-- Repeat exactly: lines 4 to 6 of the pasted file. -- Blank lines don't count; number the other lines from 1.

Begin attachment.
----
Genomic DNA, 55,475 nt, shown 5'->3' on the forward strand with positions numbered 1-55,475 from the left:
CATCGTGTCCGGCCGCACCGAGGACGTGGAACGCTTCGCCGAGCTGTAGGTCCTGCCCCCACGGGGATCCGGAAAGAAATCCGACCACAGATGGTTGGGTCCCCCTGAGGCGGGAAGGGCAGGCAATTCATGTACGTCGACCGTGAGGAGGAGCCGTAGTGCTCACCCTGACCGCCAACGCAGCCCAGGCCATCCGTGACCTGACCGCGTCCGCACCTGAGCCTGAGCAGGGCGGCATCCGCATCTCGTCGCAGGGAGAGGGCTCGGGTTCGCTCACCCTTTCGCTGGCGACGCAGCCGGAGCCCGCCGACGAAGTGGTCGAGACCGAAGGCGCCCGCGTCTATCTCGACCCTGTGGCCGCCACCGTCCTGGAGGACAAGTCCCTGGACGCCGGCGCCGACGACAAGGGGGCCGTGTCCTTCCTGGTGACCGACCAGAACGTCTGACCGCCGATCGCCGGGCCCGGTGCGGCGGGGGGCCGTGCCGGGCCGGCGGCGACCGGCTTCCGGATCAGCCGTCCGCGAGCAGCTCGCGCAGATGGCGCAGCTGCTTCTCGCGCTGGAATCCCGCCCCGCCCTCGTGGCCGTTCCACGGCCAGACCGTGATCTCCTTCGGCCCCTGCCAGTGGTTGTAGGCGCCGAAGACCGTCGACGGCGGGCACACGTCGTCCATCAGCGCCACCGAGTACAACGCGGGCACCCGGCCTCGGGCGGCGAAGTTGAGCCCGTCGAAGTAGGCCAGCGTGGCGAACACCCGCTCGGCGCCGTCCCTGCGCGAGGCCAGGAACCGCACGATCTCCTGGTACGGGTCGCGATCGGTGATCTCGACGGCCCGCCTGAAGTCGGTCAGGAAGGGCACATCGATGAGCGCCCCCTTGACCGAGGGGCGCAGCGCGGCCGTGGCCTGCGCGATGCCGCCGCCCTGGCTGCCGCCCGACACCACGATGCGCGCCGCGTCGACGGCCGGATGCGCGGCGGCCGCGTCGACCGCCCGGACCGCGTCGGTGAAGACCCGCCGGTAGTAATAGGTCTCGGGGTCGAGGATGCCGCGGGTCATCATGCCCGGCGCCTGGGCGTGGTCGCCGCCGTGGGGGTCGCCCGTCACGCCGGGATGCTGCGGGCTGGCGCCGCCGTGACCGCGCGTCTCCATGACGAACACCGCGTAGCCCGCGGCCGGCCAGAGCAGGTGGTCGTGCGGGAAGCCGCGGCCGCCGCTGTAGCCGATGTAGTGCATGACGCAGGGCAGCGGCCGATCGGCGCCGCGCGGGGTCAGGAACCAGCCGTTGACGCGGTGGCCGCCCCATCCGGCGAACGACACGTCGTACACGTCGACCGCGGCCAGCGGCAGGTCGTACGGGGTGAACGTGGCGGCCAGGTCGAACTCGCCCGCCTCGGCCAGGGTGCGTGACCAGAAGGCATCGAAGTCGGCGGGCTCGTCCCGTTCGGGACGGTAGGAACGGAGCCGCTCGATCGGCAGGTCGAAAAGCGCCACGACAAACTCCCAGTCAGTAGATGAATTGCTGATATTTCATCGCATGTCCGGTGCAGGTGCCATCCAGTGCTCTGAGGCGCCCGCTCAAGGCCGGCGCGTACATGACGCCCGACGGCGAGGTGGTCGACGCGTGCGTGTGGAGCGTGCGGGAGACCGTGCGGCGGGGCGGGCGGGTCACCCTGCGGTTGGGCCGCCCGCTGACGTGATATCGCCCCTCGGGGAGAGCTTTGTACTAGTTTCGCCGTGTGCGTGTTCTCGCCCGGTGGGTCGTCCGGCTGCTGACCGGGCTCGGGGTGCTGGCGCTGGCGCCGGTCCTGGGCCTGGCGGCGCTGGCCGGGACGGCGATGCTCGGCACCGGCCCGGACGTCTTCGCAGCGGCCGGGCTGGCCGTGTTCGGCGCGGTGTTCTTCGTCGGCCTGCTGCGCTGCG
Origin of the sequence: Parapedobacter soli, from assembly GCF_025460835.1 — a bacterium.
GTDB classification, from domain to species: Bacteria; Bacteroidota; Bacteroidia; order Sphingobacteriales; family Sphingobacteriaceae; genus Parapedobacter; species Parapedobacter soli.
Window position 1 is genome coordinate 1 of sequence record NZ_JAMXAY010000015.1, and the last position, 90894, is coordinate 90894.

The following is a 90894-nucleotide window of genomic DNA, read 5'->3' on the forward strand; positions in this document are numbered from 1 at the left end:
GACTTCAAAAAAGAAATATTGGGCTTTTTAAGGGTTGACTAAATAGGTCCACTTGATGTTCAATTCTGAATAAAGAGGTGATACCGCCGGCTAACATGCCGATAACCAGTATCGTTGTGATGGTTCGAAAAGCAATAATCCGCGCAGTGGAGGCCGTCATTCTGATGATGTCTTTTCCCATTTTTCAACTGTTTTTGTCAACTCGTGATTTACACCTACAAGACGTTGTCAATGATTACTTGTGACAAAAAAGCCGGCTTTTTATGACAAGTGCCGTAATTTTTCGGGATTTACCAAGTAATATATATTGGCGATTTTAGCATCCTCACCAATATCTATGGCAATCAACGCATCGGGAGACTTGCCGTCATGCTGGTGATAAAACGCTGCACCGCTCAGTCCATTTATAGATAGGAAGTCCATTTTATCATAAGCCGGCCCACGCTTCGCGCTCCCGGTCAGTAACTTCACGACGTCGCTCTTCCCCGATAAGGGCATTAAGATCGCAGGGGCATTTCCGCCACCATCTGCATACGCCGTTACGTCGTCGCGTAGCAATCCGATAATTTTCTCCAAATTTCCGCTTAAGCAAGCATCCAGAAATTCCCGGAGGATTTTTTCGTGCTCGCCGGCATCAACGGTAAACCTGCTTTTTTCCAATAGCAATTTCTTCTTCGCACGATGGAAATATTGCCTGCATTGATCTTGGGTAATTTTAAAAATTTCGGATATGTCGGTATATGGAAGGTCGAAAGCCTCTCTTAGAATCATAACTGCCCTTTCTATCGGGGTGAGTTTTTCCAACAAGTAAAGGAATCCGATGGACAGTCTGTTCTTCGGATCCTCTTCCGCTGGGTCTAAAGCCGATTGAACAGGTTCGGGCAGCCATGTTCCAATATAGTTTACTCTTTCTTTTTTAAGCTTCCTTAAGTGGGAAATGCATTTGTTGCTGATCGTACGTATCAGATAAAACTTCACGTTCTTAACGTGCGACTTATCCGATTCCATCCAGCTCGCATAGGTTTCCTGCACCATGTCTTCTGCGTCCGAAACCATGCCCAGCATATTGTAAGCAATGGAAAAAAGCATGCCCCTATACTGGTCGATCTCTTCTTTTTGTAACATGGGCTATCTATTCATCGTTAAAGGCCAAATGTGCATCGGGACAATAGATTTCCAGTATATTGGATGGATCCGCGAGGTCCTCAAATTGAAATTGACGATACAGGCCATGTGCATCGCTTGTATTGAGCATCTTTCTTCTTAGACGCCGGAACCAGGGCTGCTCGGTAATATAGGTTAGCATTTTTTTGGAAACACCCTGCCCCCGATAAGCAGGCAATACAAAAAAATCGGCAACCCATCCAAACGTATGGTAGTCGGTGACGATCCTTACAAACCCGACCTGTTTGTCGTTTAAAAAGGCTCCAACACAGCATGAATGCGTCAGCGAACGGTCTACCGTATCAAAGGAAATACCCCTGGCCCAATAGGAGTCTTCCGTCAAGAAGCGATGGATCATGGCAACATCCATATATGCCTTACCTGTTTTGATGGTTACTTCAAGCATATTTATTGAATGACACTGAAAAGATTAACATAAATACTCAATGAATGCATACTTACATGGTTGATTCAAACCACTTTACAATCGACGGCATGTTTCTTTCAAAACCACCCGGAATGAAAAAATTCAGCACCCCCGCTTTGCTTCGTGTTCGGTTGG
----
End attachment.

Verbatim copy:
GTDB classification, from domain to species: Bacteria; Bacteroidota; Bacteroidia; order Sphingobacteriales; family Sphingobacteriaceae; genus Parapedobacter; species Parapedobacter soli.
Window position 1 is genome coordinate 1 of sequence record NZ_JAMXAY010000015.1, and the last position, 90894, is coordinate 90894.

The following is a 90894-nucleotide window of genomic DNA, read 5'->3' on the forward strand; positions in this document are numbered from 1 at the left end: